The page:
Then something strange happened. Slowly at first and then I suddenly figured out how to start fighting back. The title of the post, "How people who you've never met can help you find yourself" gives a little insight into how my brain began to wrap itself around getting better... but let me explain. I started to see actors, singers, bloggers, people I looked up to for their talents, people who seemingly had their shit together, begin to talk about their struggles. They stood in the public's eye and said "me too" and shared how they fought back. These people, who I've never met, had the strange affect of making me feel not alone. People who I saw every day, who tried to be understanding and supportive couldn't break through, but these people could because I saw my own struggles in them. They were facing their fears, so why shouldn't I face mine?. They weren't hiding, so why was I? So I told a few people when I had my next panic attack, I told them what I needed (a place to hide or to have them run interference so I could be alone while I rode out the attack) and I went to my school Psychologist and asked her to refer me to someone. Just admitting that I was falling apart made me feel better. I got new coping skills to replace the ones that were no longer sufficient, and I began to admit to myself and others that this was my normal and that it was okay. What I found, which I wasn't prepared for, was how many other people said "I struggle too". Where I thought I was alone, I found I wasn't. We all have struggles but we don't have to struggle alone.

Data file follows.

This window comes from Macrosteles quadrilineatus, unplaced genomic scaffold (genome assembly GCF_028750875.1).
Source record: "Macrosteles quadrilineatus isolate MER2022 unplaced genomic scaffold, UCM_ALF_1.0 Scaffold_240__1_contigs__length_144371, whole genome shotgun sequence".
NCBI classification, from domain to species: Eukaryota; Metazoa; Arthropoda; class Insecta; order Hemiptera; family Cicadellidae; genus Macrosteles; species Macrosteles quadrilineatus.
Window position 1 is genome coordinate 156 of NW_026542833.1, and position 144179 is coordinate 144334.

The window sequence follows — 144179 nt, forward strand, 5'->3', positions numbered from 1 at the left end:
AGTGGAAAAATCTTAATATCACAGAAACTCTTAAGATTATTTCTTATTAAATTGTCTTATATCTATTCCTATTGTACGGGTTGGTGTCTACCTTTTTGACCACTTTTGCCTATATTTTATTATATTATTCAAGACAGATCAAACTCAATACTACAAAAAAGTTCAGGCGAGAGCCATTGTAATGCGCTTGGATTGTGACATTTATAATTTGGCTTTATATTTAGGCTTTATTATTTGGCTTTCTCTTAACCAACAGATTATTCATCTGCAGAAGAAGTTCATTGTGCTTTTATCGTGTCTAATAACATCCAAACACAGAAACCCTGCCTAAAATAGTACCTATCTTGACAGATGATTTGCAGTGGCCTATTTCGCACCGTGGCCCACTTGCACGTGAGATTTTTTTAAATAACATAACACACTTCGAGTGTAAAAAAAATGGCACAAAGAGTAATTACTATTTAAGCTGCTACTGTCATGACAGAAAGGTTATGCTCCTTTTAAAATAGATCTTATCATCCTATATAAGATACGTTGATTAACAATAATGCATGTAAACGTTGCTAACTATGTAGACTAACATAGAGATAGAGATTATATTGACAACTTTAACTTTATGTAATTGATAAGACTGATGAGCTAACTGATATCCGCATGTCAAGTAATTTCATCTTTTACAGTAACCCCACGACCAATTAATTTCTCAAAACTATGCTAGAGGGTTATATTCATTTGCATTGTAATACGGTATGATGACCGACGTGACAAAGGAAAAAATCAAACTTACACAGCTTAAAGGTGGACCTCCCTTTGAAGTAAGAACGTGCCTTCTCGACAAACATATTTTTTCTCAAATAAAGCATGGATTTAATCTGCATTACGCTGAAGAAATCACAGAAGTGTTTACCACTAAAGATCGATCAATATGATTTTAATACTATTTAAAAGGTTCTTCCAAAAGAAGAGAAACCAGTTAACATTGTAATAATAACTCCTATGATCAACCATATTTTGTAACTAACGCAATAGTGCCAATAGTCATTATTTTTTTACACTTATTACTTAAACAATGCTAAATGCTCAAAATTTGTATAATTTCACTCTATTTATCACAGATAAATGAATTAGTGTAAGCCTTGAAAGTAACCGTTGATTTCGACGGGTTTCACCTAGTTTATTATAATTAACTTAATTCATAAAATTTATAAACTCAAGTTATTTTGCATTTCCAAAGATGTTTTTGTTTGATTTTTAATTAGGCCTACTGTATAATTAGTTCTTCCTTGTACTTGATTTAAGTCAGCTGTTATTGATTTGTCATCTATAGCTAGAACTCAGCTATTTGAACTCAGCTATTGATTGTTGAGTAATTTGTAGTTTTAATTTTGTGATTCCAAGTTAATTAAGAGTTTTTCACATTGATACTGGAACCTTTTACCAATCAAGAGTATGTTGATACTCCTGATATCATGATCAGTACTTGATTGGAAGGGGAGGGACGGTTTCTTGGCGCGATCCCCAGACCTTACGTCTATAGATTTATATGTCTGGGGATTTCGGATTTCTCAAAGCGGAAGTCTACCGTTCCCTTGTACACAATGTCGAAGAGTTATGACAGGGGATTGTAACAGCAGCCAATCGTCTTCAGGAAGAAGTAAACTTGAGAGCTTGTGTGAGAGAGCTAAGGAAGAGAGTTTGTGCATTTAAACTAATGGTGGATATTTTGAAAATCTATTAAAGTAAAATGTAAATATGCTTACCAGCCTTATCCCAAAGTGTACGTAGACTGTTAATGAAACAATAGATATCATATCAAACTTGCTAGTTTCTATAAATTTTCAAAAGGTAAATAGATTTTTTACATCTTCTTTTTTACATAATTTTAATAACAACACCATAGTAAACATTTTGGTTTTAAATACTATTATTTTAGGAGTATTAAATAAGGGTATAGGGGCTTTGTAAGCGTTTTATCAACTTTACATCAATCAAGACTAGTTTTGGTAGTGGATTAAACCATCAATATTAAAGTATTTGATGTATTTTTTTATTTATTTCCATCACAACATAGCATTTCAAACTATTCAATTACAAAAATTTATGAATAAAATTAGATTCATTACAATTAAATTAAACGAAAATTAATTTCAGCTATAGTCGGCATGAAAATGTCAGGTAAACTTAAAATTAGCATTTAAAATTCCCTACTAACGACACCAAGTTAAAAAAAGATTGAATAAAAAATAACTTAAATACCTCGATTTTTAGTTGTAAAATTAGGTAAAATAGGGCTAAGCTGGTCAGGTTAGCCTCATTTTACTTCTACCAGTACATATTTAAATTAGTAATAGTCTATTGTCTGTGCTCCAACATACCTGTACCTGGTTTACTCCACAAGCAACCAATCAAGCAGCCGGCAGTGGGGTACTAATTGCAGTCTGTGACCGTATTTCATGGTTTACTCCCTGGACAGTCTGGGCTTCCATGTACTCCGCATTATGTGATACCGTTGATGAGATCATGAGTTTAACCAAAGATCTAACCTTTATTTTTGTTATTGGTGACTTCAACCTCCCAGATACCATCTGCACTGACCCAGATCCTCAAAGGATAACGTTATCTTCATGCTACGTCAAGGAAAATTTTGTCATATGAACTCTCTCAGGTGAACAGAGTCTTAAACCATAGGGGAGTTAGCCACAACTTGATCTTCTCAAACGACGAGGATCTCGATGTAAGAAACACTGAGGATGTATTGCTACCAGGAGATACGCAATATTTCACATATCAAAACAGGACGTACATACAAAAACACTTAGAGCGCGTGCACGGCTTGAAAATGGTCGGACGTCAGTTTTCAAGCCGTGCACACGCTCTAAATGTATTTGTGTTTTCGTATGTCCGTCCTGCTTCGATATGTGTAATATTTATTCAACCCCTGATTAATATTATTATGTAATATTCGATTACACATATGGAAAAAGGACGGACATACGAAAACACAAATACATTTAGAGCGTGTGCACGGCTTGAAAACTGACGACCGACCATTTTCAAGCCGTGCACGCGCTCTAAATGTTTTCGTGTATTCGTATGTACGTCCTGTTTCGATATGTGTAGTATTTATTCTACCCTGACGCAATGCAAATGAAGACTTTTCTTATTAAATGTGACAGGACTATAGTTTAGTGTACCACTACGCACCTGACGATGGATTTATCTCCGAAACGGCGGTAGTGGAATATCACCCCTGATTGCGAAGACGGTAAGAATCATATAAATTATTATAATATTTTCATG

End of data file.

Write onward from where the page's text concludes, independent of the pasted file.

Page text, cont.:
I learned a few things, both from the people who I looked up to from afar, and from those who supported me when I finally admitted that I was in a bad place. I learned that it's okay to be broken sometimes. You don't ever have to feel less then. You don't have to let other people make you feel like there is something wrong with you. And most importantly I learned that there will always be people who don't understand, but there will also be people who will support you when you can't support yourself, who will stand by you when you are at your lowest and who will help you survive when it seems like the world is closing in around you. I walked away from last year with a handful of regrets, but I also have a handful of friends who I wouldn't trade for the world because they were there when I needed them. I look forward to the new year, hopefully that I'm able to keep on the path I've got myself back on, knowing that the nature of my job might make it difficult, and confident that I've got an arsenal of resources (both in real life and in the people who I look up) that I can pull on when I feel myself sliding back into the darkness. I know I will be okay.
This Giving credit where credit is due....
If I manage to actually pull the trigger on this post, and lets be honest, for someone with social anxiety, admitting my struggles to the world is basically inviting a panic attack to come visit, I want to make sure I recognize the people who helped me figure my shit out. They might never see this (although I fully intend on tagging the hell out of this post on twitter and facebook) but it's important to me to acknowledge that their choice to be public with their struggles helped me face mine.
The Bloggess: Jenny Lawson is a goddess. Her books are the stuff dreams are made of and her blog is a constant source of both humor and support. She doesn't shy away from telling her followers when she is struggling and asking for us all to support each other. I've been a fan for years and now I can give her some credit for showing me how to brave when you feel like hiding. I can't say enough about how much Lawson and her blog have helped me see how very much not alone I am. I have awesome friends and a great family, but sometimes you need to see that there are others who struggle with the same issues you do to make you really feel normal. We're all weird, but Lawson has amassed a unique tribe that allows us to struggle and overcome together. Go visit her site, and for the love of all that is holy, go buy her books. You will not regret it.